Belgravia: The Next Chapter’s romance, mystery, longing looks and furtive glances

A new instalment of top-tier costume drama from the creator of Downton Abbey arrives with Belgravia: The Next Chapter. It’s a sumptuous treat for fans of costumed melodrama, writes Adam Fresco.

If it’s pedigree you’re after, then Belgravia has better breeding than most dog shows. Its creator is British actor and author Julian Fellowes, who won a screenwriting Oscar for costume drama Gosford Park before penning scripts for movies Vanity Fair and The Young Victoria. Fellowes followed big screen success with small-screen smashes Downton Abbey and The Gilded Age. Now comes Belgravia: The Next Chapter, set in 1871, twenty-five years after the events of the first season.

Whilst the cast and characters are largely new, the drama follows the same family as past misdeeds catch up with a new generation, threatening the third Lord Glanville, Frederick Trenchard. A case then of same show, different scandal, although you don’t really need to have seen the first series to make sense of it all. But go ahead and binge if the fancy takes you, as it will certainly help set the scene for this new instalment of melodramatic aristocratic voyeurism.

Opening with a high-society ball, the sequel doesn’t hide its inspiration from that age-old tale of star-crossed love, Cinderella. Beautiful poor girl meets handsome aristocrat, etcetera. Take away the pumpkin, fairy godmother, and magic mice, and this is a finely costumed British period romantic drama, not more than a deftly lobbed glass slipper away from the fairytale of Cinders and her charming prince.

Enter young Clara Dunn (played by Harriet Slater), who sings by the piano for the gathered throng of exquisitely costumed lords and ladies. As soon as the captivating Clara sings, she’s spied by the suave and sophisticated Lord Frederick Trenchard (Ben Wainwright). Clara and Fred’s eyes meet, to form an almost visible pulsating red, cartoon heart, shot through by Cupid’s arrow.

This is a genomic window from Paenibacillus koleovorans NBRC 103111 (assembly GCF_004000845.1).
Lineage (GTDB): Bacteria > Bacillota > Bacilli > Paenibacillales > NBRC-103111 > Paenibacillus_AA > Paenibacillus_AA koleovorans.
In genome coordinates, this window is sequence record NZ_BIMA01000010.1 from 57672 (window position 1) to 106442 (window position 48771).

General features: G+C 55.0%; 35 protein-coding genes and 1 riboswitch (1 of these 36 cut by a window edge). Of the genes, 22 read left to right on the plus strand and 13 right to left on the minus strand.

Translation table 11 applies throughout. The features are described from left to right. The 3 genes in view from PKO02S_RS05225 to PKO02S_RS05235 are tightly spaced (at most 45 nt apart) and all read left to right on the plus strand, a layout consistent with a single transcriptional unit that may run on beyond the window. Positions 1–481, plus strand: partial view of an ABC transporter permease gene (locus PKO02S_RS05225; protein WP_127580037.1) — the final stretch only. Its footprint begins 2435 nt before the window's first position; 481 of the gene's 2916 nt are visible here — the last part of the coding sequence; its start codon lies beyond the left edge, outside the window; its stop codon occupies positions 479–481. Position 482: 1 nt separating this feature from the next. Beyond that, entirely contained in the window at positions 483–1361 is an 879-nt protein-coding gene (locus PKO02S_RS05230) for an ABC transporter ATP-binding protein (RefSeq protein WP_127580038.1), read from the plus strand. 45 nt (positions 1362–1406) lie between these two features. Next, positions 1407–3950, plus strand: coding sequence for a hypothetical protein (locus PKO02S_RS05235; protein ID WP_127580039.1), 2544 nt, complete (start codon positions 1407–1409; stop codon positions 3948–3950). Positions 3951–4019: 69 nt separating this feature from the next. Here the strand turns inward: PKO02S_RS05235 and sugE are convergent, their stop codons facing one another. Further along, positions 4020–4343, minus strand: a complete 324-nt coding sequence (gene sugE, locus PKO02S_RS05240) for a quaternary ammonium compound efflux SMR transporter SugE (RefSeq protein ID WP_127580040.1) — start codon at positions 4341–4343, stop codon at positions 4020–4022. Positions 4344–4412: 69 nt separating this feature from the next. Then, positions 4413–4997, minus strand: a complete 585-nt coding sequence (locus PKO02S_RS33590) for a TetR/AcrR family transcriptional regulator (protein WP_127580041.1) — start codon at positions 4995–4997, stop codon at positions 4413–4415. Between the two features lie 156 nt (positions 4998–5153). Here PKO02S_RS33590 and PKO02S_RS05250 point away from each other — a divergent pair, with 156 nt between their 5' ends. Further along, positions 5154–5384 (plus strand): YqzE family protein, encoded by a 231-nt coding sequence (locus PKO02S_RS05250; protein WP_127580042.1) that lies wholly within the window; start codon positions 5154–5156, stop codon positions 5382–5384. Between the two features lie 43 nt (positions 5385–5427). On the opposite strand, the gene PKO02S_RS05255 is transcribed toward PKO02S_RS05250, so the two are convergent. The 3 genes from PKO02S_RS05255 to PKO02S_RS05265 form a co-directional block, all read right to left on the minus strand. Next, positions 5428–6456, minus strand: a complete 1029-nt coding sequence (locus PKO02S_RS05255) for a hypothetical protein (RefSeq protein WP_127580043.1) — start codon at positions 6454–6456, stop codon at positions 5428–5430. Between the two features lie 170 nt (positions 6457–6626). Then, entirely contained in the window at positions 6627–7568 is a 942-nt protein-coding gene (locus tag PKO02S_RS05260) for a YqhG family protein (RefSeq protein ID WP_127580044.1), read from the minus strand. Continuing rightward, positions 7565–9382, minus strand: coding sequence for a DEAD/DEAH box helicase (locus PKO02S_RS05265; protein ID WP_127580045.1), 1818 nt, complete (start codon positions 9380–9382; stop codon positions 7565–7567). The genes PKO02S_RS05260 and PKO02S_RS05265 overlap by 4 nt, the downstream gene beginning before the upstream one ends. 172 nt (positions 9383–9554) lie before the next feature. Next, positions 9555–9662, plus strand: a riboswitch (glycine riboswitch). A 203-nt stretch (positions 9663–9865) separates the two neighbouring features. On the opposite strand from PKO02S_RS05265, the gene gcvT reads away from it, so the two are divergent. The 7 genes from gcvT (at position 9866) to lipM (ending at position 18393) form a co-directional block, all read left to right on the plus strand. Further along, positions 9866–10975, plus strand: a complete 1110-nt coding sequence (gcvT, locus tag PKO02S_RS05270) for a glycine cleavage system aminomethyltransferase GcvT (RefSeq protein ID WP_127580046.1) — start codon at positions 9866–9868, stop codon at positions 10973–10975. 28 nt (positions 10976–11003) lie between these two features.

Immediately spotting the sparks, the Duchess informs Fred that Clara’s father has recently passed, leaving Clara and her mother in precarious financial circumstances. But Fred is smitten nonetheless. “My goodness Frederick, I do believe you’re hooked”, utters the Duchess, as she introduces the two lovebirds and, quicker than you can say: “I bet they wed”, the pair are engaged, and Clara’s set to be Lady Trenchard.

No spoilers, but that quick and mercilessly efficient set-up is a slick series start, allowing the show to skip straight to the not-so-happily-ever-after married bit.

Lord Fred may be the perfectly handsome, wealthy, and caring husband Clara desires, but there’s no accounting for family. Enter Fred’s estranged brother, The Reverend James (Toby Regno), a priest with a dubious past. And, if family feuds and sibling secrets aren’t enough, there’s always the serving staff to dish up drama. What’s the deal between Fletcher, the family valet, and Davison, Clara’s maid? And is dashing young Doctor Stephen Ellerby hiding more than just a stethoscope in his medical bag? And who the heck is that mysterious French Marquise, and is she pouting at Fred, Clara—or both?

As any fan of costume drama of the romantic kind knows, a little cliché is required. A dash of melodrama here, a pinch of stereotype there, plenty of billowing costumes, sumptuous locations, and grandiose narrative twists. It’s a familiar recipe which, cooked with care, offers pure catnip for Downton Abbey acolytes, and admirers of Jane Austen TV adaptations. It’s shot with style and looks great, but high production values can’t hide the fact that we’ve been here before, met these characters in other shows, and marvelled at similarly splendid 19th Century architecture, and high society fashion.

Belgravia: The Next Chapter nevertheless offers an entertaining procession of pleasant and eye-pleasing pageantry. A villain here, a hero there, a damsel in distress to save, a long-buried family secret exposed, a shameful past misdeed revealed, a sinister interloper, a kind benefactor, unrequited love, star-crossed lovers, and every other plot point plundered from the works of authors from Elizabeth Gaskell to Charles Dickens.

It’s all in how the ingredients are presented, and this second helping of Belgravia serves up a sumptuous treat for fans of the costumed melodrama genre. Replete with romance, mystery, longing looks and furtive glances, this second chapter might not feel original, but offers an engaging array of characters and enough intrigue, billowing period costumes, and regal locations to please old and new fans alike.